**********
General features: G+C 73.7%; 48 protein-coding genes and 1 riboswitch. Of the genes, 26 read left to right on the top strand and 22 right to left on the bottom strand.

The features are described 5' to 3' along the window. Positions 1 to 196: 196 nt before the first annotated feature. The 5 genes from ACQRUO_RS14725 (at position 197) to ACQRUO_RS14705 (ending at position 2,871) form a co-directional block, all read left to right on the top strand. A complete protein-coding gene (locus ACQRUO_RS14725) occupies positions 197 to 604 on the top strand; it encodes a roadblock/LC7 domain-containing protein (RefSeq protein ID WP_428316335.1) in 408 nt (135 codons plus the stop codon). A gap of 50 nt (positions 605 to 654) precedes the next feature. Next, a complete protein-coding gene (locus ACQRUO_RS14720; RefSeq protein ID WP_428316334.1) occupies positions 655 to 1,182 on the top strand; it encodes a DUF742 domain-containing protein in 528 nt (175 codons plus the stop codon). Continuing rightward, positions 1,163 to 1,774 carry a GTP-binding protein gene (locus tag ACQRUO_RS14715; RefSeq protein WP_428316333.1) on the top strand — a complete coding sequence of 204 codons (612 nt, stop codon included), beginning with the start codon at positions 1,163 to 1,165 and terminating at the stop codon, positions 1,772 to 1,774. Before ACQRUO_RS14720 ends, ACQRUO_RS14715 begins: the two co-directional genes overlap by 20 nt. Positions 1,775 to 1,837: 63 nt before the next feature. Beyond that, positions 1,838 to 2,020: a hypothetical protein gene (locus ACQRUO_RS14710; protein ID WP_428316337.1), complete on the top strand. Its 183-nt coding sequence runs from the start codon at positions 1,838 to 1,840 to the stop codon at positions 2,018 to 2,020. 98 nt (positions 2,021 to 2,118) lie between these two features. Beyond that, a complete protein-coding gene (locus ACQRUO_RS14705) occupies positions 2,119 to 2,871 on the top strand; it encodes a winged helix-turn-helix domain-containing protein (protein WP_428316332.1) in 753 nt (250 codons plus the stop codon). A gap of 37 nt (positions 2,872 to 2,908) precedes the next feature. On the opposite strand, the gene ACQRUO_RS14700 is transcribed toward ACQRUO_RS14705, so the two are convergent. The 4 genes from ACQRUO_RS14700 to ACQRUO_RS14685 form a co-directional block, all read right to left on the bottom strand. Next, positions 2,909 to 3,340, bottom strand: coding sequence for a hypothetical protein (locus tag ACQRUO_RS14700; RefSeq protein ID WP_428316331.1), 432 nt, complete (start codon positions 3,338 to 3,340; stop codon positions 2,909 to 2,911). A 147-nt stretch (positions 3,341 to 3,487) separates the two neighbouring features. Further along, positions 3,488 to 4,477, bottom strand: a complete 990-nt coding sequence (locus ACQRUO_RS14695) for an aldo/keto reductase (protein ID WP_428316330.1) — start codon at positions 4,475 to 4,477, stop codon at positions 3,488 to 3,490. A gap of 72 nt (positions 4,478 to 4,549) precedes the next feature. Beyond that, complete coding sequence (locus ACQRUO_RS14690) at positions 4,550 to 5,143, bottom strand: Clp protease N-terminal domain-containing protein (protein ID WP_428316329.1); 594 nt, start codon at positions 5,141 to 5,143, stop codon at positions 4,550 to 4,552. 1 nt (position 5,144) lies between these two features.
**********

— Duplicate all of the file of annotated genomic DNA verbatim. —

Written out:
General features: G+C 73.7%; 48 protein-coding genes and 1 riboswitch. Of the genes, 26 read left to right on the top strand and 22 right to left on the bottom strand.

The features are described 5' to 3' along the window. Positions 1 to 196: 196 nt before the first annotated feature. The 5 genes from ACQRUO_RS14725 (at position 197) to ACQRUO_RS14705 (ending at position 2,871) form a co-directional block, all read left to right on the top strand. A complete protein-coding gene (locus ACQRUO_RS14725) occupies positions 197 to 604 on the top strand; it encodes a roadblock/LC7 domain-containing protein (RefSeq protein ID WP_428316335.1) in 408 nt (135 codons plus the stop codon). A gap of 50 nt (positions 605 to 654) precedes the next feature. Next, a complete protein-coding gene (locus ACQRUO_RS14720; RefSeq protein ID WP_428316334.1) occupies positions 655 to 1,182 on the top strand; it encodes a DUF742 domain-containing protein in 528 nt (175 codons plus the stop codon). Continuing rightward, positions 1,163 to 1,774 carry a GTP-binding protein gene (locus tag ACQRUO_RS14715; RefSeq protein WP_428316333.1) on the top strand — a complete coding sequence of 204 codons (612 nt, stop codon included), beginning with the start codon at positions 1,163 to 1,165 and terminating at the stop codon, positions 1,772 to 1,774. Before ACQRUO_RS14720 ends, ACQRUO_RS14715 begins: the two co-directional genes overlap by 20 nt. Positions 1,775 to 1,837: 63 nt before the next feature. Beyond that, positions 1,838 to 2,020: a hypothetical protein gene (locus ACQRUO_RS14710; protein ID WP_428316337.1), complete on the top strand. Its 183-nt coding sequence runs from the start codon at positions 1,838 to 1,840 to the stop codon at positions 2,018 to 2,020. 98 nt (positions 2,021 to 2,118) lie between these two features. Beyond that, a complete protein-coding gene (locus ACQRUO_RS14705) occupies positions 2,119 to 2,871 on the top strand; it encodes a winged helix-turn-helix domain-containing protein (protein WP_428316332.1) in 753 nt (250 codons plus the stop codon). A gap of 37 nt (positions 2,872 to 2,908) precedes the next feature. On the opposite strand, the gene ACQRUO_RS14700 is transcribed toward ACQRUO_RS14705, so the two are convergent. The 4 genes from ACQRUO_RS14700 to ACQRUO_RS14685 form a co-directional block, all read right to left on the bottom strand. Next, positions 2,909 to 3,340, bottom strand: coding sequence for a hypothetical protein (locus tag ACQRUO_RS14700; RefSeq protein ID WP_428316331.1), 432 nt, complete (start codon positions 3,338 to 3,340; stop codon positions 2,909 to 2,911). A 147-nt stretch (positions 3,341 to 3,487) separates the two neighbouring features. Further along, positions 3,488 to 4,477, bottom strand: a complete 990-nt coding sequence (locus ACQRUO_RS14695) for an aldo/keto reductase (protein ID WP_428316330.1) — start codon at positions 4,475 to 4,477, stop codon at positions 3,488 to 3,490. A gap of 72 nt (positions 4,478 to 4,549) precedes the next feature. Beyond that, complete coding sequence (locus ACQRUO_RS14690) at positions 4,550 to 5,143, bottom strand: Clp protease N-terminal domain-containing protein (protein ID WP_428316329.1); 594 nt, start codon at positions 5,141 to 5,143, stop codon at positions 4,550 to 4,552. 1 nt (position 5,144) lies between these two features.